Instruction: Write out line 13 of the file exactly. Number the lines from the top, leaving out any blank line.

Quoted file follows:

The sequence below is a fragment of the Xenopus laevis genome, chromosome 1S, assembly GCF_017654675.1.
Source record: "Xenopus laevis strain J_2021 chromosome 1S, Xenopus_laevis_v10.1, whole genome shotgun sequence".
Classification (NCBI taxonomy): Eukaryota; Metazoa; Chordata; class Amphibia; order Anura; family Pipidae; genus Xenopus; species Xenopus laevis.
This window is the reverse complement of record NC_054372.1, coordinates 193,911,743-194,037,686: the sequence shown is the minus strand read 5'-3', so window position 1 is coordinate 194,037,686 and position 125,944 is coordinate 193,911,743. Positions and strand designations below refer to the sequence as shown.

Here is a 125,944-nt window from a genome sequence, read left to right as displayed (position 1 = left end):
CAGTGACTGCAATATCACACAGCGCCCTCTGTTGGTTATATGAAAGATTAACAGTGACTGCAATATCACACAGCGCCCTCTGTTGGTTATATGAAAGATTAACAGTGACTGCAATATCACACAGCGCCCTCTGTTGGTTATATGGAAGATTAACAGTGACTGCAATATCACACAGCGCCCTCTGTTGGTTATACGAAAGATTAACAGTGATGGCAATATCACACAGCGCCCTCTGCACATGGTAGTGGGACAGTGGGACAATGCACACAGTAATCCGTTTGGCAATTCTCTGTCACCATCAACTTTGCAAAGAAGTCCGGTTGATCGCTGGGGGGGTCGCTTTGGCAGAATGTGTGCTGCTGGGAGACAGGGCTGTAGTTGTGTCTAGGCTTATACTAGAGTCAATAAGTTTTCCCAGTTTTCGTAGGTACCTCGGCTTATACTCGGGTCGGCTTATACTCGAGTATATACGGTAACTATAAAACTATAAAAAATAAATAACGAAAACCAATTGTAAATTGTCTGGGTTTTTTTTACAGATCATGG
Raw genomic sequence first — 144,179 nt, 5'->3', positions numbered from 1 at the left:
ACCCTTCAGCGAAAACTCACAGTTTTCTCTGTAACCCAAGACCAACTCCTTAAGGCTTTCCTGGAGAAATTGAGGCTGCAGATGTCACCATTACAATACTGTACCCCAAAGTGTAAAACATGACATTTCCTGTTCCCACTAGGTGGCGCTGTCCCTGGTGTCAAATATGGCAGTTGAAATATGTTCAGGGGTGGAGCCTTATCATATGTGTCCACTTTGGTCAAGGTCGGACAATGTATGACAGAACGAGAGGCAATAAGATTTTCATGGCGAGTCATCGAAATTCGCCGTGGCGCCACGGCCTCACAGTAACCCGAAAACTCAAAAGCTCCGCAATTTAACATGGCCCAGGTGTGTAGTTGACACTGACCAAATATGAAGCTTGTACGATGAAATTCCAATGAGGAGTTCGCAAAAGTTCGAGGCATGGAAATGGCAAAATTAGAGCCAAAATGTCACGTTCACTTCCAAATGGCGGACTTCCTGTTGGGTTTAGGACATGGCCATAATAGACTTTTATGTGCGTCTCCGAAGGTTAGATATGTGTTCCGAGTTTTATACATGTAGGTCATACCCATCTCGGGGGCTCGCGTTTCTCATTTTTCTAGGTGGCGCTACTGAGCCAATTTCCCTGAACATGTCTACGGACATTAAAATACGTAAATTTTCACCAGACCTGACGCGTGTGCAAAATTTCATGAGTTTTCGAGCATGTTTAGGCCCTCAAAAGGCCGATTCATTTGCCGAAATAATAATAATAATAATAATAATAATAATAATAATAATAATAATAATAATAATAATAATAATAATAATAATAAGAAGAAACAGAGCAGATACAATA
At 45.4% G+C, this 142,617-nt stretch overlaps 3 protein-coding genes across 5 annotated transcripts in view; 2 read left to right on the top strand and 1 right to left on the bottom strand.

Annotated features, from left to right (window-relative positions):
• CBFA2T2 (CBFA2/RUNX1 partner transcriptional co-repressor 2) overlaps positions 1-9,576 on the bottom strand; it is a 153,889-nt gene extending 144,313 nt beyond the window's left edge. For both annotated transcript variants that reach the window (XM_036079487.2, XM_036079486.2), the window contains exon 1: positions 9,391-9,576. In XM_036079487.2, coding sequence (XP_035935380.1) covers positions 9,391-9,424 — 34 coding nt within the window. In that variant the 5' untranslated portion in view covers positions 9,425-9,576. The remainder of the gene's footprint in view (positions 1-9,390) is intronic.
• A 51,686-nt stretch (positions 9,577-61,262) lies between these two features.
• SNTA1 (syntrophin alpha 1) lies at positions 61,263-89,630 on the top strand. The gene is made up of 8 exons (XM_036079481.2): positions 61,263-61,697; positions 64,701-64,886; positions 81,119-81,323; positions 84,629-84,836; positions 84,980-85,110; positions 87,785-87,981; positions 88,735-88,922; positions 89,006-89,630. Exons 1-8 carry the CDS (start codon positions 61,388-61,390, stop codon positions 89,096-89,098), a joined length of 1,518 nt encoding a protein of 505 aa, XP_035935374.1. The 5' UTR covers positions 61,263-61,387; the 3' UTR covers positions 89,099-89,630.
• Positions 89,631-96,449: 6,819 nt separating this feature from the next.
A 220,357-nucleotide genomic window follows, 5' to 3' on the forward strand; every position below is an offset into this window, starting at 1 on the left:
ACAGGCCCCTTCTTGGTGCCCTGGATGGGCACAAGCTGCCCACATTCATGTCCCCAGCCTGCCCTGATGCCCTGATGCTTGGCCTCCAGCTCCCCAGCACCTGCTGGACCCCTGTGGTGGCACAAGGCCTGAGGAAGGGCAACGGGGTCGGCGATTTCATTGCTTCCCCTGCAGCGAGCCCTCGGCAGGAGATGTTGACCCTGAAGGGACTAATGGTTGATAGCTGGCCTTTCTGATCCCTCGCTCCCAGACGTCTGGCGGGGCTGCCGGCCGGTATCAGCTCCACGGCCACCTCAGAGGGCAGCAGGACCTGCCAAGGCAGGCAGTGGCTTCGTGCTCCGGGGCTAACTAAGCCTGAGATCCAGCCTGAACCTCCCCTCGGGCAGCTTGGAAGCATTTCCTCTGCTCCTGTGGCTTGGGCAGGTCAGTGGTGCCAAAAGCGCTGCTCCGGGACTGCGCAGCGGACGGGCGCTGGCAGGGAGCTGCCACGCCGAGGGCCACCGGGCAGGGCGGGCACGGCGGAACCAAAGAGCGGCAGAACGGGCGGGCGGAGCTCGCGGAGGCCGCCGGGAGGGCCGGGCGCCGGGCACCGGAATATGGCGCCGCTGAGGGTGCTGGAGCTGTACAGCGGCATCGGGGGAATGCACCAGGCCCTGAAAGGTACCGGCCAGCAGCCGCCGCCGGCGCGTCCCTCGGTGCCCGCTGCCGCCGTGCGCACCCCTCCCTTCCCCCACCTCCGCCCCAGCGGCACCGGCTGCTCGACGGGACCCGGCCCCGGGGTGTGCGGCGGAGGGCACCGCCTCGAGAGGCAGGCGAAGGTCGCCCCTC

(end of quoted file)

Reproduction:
• SNTA1 (syntrophin alpha 1) lies at positions 61,263-89,630 on the top strand. The gene is made up of 8 exons (XM_036079481.2): positions 61,263-61,697; positions 64,701-64,886; positions 81,119-81,323; positions 84,629-84,836; positions 84,980-85,110; positions 87,785-87,981; positions 88,735-88,922; positions 89,006-89,630. Exons 1-8 carry the CDS (start codon positions 61,388-61,390, stop codon positions 89,096-89,098), a joined length of 1,518 nt encoding a protein of 505 aa, XP_035935374.1. The 5' UTR covers positions 61,263-61,387; the 3' UTR covers positions 89,099-89,630.